Some people I know can be pretty negative about VR! And I can understand their reasoning. But - personally, I'm at least cautiously optimisitic. Here are my reasons why:
- I'm excited for a future of computing where you can do high-focus work standing up and moving around, rather than slumped in an office chair.
- Violence is disturbing again. It feels icky to shoot people when it's this real. Maybe we'll all get over it, but right now there's actual commercial pressures not to just make games about killing people.
- Everyone up and down the software-hardware stack suddenly gives a shit about latency. Latency is a painful thing, because it accumulates, so if anyone drops the ball it goes. And there's a step change in the quality of an experience when it gets to a low enough latency (which is why we pushed so hard for this in Beasts of Balance). Stuff just starts to feel real, and tangible, in a way it didn't before.
- The idea of strapping a box to my face and having interesting patterns of light shone into my eyes (and sounds pumped into my ears) sounds amazing. Just… yeah. Perfect.
- I was being genuine about that last point. Ilinx! A sensory overload. A post-rock gig.
- GDC is now Games and VR Developers Conference (at least for now). This might take a little zooming out to explain. I think of videogames as a continuous part of a larger space of… "interactive art", maybe. "Interactive entertainment". In previous eras, the division between games and other software wasn't so rigid, and there were some interesting, beautiful things that existed between them (I'm thinking of Kate Compton's work on tools for casual creators, among other things). Maybe VR will blur those boundaries again.
- When I was a kid, my most vivid dreams were of flying. VR seems like a good way to simulate that experience. Maybe?
- Creating 3D stuff in a 2D interface is weird and painful (no matter how used to it we've gotten). VR allows us to use a 2.5D interface, and intuitive look controls (ie, moving your head). Humans will always be a bit shonky at thinking in 3D, but this will help.
- Money. VR means there are tech companies scrabbling to build the platform that will own this particular future (this part is depressing, okay). But to do that, they're spending large sums of money on small teams with interesting ideas. This is great! I hope all my friends get paid well to make interesting things for a bit.
- Because this stuff will be interesting, because old design conventions don't work. We get to do new things! We get to rethink UIs from the ground up. We get to make games without much violence, where you can walk (but only in a small area). The idea of framing everything within a rectangle is gone. Wildly new constraints. We'll have to work quite hard not to make new things, given all that.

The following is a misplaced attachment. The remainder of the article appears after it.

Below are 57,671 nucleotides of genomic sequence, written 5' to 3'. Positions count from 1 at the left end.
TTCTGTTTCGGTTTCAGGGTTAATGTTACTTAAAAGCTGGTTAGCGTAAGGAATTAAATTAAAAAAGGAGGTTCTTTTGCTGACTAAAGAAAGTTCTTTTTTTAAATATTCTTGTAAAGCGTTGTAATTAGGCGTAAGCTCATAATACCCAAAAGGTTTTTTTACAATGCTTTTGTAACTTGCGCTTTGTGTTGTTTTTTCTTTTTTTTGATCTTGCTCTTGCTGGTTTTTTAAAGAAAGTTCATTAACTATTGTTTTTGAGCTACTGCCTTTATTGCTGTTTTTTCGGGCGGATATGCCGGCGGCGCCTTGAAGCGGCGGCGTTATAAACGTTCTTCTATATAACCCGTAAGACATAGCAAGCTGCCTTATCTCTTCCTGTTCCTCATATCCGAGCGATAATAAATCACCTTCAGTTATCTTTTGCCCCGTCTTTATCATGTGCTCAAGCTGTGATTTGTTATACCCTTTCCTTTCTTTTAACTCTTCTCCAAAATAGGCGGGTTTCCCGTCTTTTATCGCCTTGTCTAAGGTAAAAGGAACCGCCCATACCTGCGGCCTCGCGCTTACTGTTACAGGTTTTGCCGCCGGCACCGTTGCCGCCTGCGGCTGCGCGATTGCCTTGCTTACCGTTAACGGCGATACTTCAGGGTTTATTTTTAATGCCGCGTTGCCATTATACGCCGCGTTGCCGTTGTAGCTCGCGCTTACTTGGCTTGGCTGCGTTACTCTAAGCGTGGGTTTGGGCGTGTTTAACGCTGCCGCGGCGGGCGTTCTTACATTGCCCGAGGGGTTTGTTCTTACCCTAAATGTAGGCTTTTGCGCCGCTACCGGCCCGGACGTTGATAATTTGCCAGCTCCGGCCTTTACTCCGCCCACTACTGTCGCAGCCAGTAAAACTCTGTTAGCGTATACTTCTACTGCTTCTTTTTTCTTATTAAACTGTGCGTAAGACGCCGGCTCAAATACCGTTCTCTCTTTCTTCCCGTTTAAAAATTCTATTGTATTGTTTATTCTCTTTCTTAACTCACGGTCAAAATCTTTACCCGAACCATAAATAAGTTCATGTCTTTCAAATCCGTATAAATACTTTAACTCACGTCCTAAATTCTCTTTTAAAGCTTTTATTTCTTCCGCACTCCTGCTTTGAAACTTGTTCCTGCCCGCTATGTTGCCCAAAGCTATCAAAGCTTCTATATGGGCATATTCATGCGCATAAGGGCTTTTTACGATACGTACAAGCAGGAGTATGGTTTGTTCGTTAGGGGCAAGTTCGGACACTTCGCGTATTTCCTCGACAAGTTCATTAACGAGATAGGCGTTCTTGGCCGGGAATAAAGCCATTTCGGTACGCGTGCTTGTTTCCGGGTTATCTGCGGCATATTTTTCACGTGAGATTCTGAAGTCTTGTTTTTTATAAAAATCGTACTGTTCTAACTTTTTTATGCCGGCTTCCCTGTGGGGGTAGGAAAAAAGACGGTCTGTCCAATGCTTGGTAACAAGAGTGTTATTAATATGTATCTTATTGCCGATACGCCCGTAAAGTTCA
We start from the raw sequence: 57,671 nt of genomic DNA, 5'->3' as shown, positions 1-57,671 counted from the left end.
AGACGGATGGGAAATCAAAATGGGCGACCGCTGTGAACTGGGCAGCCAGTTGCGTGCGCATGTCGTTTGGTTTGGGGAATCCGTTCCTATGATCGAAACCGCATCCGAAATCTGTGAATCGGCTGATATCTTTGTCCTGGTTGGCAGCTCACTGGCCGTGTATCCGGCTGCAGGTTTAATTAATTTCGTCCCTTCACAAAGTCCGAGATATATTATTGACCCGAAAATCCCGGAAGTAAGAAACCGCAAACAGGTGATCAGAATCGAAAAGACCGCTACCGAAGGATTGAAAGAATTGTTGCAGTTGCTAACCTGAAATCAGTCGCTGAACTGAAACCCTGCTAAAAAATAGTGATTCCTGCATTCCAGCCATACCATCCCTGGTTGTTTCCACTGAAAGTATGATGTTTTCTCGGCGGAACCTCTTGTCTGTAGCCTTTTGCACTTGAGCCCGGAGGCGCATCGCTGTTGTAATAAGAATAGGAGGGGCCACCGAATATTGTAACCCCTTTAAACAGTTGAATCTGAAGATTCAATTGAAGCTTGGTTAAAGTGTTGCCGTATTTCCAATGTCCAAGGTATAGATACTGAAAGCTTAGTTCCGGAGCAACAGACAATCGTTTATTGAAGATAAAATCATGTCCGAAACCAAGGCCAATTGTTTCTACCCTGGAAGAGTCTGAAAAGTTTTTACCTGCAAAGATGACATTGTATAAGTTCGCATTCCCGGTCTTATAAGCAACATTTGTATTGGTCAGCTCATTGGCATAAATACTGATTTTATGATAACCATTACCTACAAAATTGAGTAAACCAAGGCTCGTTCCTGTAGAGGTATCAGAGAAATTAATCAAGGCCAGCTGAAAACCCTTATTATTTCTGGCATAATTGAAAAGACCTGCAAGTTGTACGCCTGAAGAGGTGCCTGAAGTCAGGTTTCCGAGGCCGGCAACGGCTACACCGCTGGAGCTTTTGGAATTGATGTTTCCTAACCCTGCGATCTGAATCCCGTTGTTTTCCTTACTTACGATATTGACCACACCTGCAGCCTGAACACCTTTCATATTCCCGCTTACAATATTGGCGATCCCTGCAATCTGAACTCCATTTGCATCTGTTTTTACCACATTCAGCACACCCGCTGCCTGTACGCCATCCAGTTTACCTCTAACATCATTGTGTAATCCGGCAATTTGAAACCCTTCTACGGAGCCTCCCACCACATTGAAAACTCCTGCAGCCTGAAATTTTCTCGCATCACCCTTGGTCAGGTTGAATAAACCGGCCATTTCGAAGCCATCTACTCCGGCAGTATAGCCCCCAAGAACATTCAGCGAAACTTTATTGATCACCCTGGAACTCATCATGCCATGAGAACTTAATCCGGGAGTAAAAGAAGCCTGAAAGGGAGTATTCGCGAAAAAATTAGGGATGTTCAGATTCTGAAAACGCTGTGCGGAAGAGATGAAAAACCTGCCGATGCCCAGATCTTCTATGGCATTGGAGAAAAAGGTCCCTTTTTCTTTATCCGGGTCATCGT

- Although it's maybe still unfashionable to say so, a thing I like is immersion. I like feeling like I am in another place, another situation. I don't know I care so much for the fictional place as for the disorienting sensation of transitioning, the flicker as the holodeck fades in (the sensation of suddenly being in a hallway in Battersea Arts Center when nipping out of a Coney production for a piss). VR is great at this. What do you do when you're there? idk. I imagine someone will figure that out.
- Small teams can, for a while, compete with bigger teams. Large games companies don't really know VR better than anyone else. And they're locked into business models that don't make sense for VR. I hope the small teams that become big this time round are nice people. I also hope pushes for diversity start to get locked in a little, and a few more of them are not white men.
- "What if we weren't too late with game culture, what if weirdos had a seat at the table from the beginning? What if we didn't let capitalism shit the bed so badly? What if artists and theorists were there, from its early days, to help guide popular understanding of it? " - Robert Yang
- What I guess I'm reaching for is the idea that maybe games aren't what VR is for. Maybe it's a new thing. I like new things. Let's try to make this new thing good.
02 December 2016